If you’re near my age (close to 60!), you know about this required class we all had to experience. We were taught stuff that couldn’t be learned from textbooks, and many times, nor from our own parents (I didn’t know the importance of an oil change until my car blew up when I was 19 years old, yikes).
For those that don’t know about Home Economics class from several decades ago, this middle-school or high-school class was where the “girls” learned how to cook, sew, etc., and the “boys” learned how to work on cars? I don’t really know what they learned, well, because I was a girl. Ha.
With that said, the conversation of Home Economics has turned toward supporting our kids by bringing back the class with updated basic life skills that are not from when we were kids but have now expanded to include real life skills. Skills that also cross gender expectations (like a “boy” can learn how to cook and a “girl” can learn how to change the oil in her car).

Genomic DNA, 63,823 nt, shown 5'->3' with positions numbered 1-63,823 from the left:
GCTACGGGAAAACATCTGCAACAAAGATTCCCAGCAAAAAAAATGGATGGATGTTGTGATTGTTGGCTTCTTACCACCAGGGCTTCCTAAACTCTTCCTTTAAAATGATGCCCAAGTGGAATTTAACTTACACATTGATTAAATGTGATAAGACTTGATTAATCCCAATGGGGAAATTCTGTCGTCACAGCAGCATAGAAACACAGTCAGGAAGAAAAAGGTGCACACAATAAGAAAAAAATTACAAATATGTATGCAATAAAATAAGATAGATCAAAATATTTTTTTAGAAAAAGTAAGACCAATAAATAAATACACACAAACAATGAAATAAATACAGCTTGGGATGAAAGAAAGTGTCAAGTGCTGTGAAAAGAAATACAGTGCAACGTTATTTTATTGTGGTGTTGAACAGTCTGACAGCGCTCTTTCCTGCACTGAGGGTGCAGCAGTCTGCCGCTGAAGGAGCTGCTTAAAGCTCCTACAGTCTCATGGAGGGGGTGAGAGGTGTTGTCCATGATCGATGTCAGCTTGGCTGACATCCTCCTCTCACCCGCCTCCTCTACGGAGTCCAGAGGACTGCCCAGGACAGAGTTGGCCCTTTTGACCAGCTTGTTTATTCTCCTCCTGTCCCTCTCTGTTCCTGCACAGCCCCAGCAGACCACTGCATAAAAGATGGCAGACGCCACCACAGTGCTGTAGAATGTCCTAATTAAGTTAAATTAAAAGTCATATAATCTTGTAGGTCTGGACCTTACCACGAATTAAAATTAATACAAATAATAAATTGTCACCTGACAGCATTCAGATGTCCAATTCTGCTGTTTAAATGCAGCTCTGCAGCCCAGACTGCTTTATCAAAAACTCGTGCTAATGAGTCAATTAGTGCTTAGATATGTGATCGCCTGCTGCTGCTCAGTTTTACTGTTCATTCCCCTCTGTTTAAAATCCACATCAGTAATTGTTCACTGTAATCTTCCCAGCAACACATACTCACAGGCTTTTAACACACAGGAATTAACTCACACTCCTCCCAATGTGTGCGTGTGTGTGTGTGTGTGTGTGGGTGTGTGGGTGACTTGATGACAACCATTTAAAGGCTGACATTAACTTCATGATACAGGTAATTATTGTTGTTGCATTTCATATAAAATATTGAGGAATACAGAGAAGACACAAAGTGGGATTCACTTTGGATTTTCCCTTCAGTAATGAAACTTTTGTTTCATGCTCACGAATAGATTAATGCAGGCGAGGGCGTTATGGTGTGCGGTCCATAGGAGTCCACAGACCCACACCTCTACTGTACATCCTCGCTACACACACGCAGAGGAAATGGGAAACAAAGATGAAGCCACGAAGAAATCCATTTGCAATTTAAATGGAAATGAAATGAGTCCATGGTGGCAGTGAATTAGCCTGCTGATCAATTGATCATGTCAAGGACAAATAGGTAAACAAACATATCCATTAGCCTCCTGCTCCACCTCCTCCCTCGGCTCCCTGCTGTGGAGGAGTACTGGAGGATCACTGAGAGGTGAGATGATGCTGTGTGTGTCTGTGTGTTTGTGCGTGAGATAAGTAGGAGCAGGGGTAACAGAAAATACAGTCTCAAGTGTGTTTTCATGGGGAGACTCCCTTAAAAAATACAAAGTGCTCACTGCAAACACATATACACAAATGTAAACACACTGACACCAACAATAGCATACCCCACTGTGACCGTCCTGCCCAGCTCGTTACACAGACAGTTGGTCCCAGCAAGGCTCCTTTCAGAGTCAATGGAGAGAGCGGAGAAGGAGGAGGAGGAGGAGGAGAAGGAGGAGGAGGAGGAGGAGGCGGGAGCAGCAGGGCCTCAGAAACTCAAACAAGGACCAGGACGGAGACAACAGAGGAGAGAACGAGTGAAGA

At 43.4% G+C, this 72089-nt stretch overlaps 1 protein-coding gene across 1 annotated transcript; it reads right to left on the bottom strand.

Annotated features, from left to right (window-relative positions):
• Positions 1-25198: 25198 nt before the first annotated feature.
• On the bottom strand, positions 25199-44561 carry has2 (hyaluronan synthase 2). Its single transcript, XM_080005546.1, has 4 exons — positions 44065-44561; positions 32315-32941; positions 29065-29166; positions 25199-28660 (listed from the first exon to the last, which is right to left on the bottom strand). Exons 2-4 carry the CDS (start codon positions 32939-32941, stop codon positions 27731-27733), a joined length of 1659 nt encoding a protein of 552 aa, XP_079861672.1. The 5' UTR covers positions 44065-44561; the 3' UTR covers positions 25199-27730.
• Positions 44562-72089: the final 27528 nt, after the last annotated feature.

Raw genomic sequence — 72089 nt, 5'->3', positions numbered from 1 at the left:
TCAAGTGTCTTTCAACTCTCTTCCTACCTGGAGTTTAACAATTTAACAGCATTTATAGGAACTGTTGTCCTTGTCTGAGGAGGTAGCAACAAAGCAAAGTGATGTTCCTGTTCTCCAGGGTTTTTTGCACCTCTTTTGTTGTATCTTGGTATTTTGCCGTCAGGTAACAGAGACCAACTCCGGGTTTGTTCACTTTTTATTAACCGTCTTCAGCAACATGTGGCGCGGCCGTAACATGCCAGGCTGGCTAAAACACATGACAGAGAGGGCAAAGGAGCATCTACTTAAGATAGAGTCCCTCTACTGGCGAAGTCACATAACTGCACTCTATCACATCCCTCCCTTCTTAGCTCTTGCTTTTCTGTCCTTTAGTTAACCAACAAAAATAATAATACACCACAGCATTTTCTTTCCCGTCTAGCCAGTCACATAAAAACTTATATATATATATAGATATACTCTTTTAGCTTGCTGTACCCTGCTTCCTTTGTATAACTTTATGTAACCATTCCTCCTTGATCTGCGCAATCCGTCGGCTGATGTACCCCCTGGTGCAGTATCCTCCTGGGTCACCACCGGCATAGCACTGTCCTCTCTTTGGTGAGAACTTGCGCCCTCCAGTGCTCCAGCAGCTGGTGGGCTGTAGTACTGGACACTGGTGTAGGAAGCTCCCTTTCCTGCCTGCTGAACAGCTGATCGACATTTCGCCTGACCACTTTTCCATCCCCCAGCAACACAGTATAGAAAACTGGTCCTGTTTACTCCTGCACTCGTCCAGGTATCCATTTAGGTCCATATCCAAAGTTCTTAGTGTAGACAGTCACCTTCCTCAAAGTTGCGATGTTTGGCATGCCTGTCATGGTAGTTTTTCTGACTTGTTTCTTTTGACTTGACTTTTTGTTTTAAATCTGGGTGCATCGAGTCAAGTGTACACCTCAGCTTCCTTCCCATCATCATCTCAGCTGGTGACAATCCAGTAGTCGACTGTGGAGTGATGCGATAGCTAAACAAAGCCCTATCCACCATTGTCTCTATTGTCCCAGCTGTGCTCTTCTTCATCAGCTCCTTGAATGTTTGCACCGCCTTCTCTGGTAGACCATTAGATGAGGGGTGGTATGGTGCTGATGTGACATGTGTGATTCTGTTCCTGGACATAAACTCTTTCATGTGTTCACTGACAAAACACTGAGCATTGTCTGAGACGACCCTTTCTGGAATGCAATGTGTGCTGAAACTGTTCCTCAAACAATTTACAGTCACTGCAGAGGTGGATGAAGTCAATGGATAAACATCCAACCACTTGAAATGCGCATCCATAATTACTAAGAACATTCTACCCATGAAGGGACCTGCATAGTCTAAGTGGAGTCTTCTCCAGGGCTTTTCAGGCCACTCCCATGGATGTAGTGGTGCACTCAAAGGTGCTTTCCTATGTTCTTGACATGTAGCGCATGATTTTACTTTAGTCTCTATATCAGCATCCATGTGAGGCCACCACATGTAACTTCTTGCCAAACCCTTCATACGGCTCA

And maybe parents and grandparents might consider investing their time in teaching some of these skills.
These skills include:
-Changing a tire, oil, car maintenance
-Balancing a checkbook
-Creating a menu for food for the week
-Managing household tasks
-Successful job interviewing skills
-Communication skills that foster family connection
-Child care tasks
-Health and hygiene
The statistics show that our “kids” struggle. For example, one study found that one in three young adults lacks the knowledge to perform basic household tasks (like sewing a button, reading laundry tags appropriately, and even how to perform a job search!).
One thing that is perfectly clear: Needed life skills today are significantly different than when we were younger. These skills help the younger generation not only to learn how to manage their homes effectively, they also helps solidify their future roles in society.
One last bonus? To promote critical thinking and reflective thinking. It’s about having access to make more informed life decisions, while also considering those around you. When families can make the extra effort to teach some of these home economic lessons AT HOME, well, that’s pure genius investment in their future.
Now, as a grandma, I consistently look for opportunities to actually teach my grandkids life lessons that develop their abilities to have an exquisite life. One of which is handwritten thank you notes. I’m so grateful I can help prepare these little ones, in little ways.
What are you doing that’s teaching life skills to the children around you?
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